Poroshenko’s Martial law to further impoverish Ukraine


Kiev’s decision to impose martial law for the next 30 days will hurt Ukraine’s economy by further undermining investors confidence in the future of the country.

The Ukrainian parliament, the Verkhovna Rada, greenlighted the declaration of martial law in the country for 30 days on November 26 following a dramatic escalation of a Ukraine-Russia conflict in the Sea of Azov on the weekend.

At the same time, the nation’s President Petro Poroshenko shied away from imposing it for 60 days that would have caused the March 2019 presidential elections to be cancelled. However, while there will be no direct impact on Ukraine’s economy – and most importantly martial law will not prevent Ukraine’s main donor, the International Monetary Fund (IMF), from distributing its next tranche of badly needed cash – it will undermine the already fragile faith investors have in the future of the country and prevent both investment and privatisations from happening.

IMF program

According to teh IMF, there are no legal restrictions to further cooperation with Ukraine over a new $3.9bn Stand By Agreement (SBA) with the IMF in October after the introduction of martial law.

“We are following recent developments, including the imposition of martial law, and hope for the prompt de-escalation of the current situation,” Resident Representative in Ukraine Goesta Ljungman said in Kyiv on November 26. “The IMF does not have any legal restriction to the continuation of cooperation with Ukraine in this situation.”

Last week, the Verkhovna Rada, adopted the national budget for 2019 with a planned deficit of 2.3% of the nation’s GDP, which is less than the maximum 2.5% acceptable to the IMF.

The budget also included an increase on defence spending to circa 5% of GDP, which is a burden for the otherwise cash-strapped economy. Spending on defence and security (which includes the police force and boarder guards) in 2019 was increased to UAH211.9bn ($7.6bn) from the total spending of UAH1.11 trillion ($39.6bn). The approval of the budget compliant with the IMF is crucially important for Kyiv’s cooperation with the donor.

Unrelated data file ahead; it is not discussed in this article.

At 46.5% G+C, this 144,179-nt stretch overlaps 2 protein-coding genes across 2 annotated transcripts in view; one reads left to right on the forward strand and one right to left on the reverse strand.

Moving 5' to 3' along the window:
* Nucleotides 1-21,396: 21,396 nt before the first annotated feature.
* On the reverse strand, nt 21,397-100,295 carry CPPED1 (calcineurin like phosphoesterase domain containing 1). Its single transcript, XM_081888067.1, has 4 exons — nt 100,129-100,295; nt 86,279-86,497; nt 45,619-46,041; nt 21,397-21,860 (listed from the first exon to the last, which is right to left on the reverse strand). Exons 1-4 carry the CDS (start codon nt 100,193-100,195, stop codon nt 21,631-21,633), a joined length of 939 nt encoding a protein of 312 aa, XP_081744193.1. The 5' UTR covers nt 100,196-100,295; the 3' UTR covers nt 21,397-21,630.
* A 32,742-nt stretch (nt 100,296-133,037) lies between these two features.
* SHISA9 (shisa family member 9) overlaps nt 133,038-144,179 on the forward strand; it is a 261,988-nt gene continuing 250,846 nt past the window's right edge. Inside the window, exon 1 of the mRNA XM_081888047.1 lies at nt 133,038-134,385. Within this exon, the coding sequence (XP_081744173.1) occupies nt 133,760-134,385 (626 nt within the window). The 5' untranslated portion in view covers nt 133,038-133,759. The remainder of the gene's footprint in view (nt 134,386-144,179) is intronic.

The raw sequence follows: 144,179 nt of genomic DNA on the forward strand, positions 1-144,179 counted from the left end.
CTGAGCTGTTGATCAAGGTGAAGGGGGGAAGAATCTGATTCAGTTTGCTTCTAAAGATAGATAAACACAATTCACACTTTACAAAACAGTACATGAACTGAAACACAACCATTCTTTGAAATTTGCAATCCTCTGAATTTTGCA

Among other conditions for possible repackaging of undrawn funds from the existing $17.5bn Extended Fund Facility (EFF) agreed in 2015 into a $3.9bn SBA are the increase the gas price for households, as well as the implementation of anti-corruption measures. Ukraine has received $8.4bn from the IMF so far under the multinational lender’s EFF.

Bond prices tank

The immediate affect of the imposition of martial law was to send Ukraine’s international bond prices tanking as the tensions on the waters of the Sea of Azov flared.

Ukrainian government bonds fell to their weakest level since issuance as a the conflict flared. The incident took yields on some bonds to the highest since they were sold over the past 12 months, reports Bloomberg. The hryvnia was on track for its biggest daily drop in five weeks against the dollar.

The yield on dollar-denominated bonds due 2032 rose 31 basis points to 10.24 percent as of 9:03 a.m. in London, the highest since it was sold a year ago, reported Bloomberg. The hryvnia slipped as much as 1.6% against the dollar.

There were also reports that the NBU may cancel this week’s bond auction, which has become an important source of financing for the government as it struggles to meet some $3bn worth of debt obligations maturing this year, despite issuing a $2bn Eurobond in October after the new IMF deal was announced.